Market Recap: Cotton Futures Defy Bearish Signals

Lean hog futures were mixed Monday as choppy cash markets weighed on sooner-expiring contracts.  February hog futures fell 42 to 87.35, April hog futures fell 37 to 88.65.
 

U.S. live cattle futures rose modestly Monday on support from relatively stable cash markets and improved wholesale beef prices. February live cattle gained 12 to $123, and March feeder cattle fell 32 to $154.

US wheat futures ended higher on worries about European supplies and technical momentum. March wheat in Chicago ended up 7 3/4 to $6.68, and March wheat in KC closed up 6 1/4 to $7.19.
 

US corn futures ended mixed amid tight near-term supplies but an absence of fresh supportive news. March corn ended down 1/4 to $6.44
 

US soybean futures ended slightly higher, fueled by technical buying and hopes for increased export demand amid the uncertainty surrounding South American production, Soy product futures ended mixed. March soy ended up 1/2 at $12.33, March soy oil ended up 51 at 52.16, and March soy meal ended down $1.10 at $327.50.

Cotton futures ended unchanged despite plenty of reasons for a move down; Morgan Stanley cites bearish outlook based on falling Asian demand, tumbling retail sales and increased planted area. March cotton lost 3 to close at $96.31, and the May contract gained 35 to close at $97.83.

The world's two most important crude contracts headed in different directions Monday, with the price premium for European crude over U.S. crude growing to the largest level in three months due to rising domestic supplies and concerns of shortages overseas. March crude dropped 93 cents to $96.91 a barrel, March gasoline gained 1.35 cents to $2.92 a gallon, and March distillates gained 5.63 cents to $3.17 a gallon.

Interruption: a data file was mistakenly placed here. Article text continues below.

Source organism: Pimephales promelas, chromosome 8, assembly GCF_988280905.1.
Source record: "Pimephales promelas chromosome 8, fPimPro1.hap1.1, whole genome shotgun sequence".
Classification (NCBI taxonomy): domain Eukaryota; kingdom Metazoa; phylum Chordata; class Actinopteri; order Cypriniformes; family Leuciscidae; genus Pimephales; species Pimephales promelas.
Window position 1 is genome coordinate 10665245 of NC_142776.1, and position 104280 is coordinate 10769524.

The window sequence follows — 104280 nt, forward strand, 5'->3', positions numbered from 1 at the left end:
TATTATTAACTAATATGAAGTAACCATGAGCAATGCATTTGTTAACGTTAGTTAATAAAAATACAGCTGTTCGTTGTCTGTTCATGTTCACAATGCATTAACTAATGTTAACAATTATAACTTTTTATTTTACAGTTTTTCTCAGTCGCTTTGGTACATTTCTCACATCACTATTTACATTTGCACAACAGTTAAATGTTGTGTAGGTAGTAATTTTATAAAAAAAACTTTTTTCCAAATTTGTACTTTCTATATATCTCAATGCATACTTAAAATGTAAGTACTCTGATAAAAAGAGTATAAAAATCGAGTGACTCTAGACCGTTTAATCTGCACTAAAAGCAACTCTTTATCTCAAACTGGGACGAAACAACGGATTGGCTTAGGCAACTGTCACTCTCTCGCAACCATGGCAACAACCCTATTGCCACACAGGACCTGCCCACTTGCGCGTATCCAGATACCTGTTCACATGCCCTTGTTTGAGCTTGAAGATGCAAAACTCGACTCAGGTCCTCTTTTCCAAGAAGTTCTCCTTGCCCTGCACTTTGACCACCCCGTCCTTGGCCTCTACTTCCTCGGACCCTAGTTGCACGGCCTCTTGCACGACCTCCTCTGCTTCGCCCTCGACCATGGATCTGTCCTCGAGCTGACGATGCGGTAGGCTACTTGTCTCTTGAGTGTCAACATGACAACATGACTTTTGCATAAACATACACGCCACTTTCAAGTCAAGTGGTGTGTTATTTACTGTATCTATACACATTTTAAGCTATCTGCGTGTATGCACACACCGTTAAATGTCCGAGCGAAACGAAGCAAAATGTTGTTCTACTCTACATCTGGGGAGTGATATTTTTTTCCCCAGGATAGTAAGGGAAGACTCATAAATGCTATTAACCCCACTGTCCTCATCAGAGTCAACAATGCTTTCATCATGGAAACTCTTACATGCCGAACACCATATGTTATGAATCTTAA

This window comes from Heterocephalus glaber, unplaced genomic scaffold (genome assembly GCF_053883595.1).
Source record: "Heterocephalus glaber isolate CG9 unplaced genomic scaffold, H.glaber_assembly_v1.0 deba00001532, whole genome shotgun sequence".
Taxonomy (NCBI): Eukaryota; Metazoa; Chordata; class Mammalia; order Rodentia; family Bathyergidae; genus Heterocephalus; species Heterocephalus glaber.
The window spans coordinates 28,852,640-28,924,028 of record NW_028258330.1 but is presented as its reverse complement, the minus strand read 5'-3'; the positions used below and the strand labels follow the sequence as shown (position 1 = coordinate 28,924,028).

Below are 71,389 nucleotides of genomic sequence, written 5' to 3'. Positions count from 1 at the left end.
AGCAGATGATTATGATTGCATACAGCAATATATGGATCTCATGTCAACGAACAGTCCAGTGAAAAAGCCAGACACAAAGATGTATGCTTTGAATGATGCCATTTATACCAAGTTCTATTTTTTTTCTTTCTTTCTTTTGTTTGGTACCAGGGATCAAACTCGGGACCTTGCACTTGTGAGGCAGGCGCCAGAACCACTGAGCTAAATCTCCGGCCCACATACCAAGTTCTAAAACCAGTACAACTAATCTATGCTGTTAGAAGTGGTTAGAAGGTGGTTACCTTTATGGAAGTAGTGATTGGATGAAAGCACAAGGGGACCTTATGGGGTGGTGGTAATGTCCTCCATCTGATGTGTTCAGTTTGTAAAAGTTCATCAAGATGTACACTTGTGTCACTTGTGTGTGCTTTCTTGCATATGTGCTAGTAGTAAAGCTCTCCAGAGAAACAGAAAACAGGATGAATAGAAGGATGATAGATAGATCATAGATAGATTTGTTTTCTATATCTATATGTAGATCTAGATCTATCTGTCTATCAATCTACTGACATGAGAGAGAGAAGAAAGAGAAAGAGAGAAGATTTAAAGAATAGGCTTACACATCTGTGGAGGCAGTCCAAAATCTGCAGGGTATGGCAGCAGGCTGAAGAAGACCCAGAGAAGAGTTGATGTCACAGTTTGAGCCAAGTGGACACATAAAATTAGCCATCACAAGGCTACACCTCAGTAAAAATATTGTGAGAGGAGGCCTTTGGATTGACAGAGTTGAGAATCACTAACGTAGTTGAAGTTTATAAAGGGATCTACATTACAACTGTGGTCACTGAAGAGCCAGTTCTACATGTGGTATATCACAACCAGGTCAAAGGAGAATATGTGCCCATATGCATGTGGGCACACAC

Natural gas futures ended the day higher, closing out a volatile session as traders focused on the possibility of cooler weather leading to higher gas-fired heating demand. March Natural gas gained 5.1 cents to $2.55.
 

On Wall Street, the blue chips fell slightly from their highest level since before the collapse of Lehman Brothers as traders cashed in on gains from last week's rally and remained cautious over the debt situation in Greece. The Dow fell 17 to close at 12,845, the Nasdaq closed at 2,901, down 3 and the S&P 500 lost a fraction to end the day at 1,344.
 


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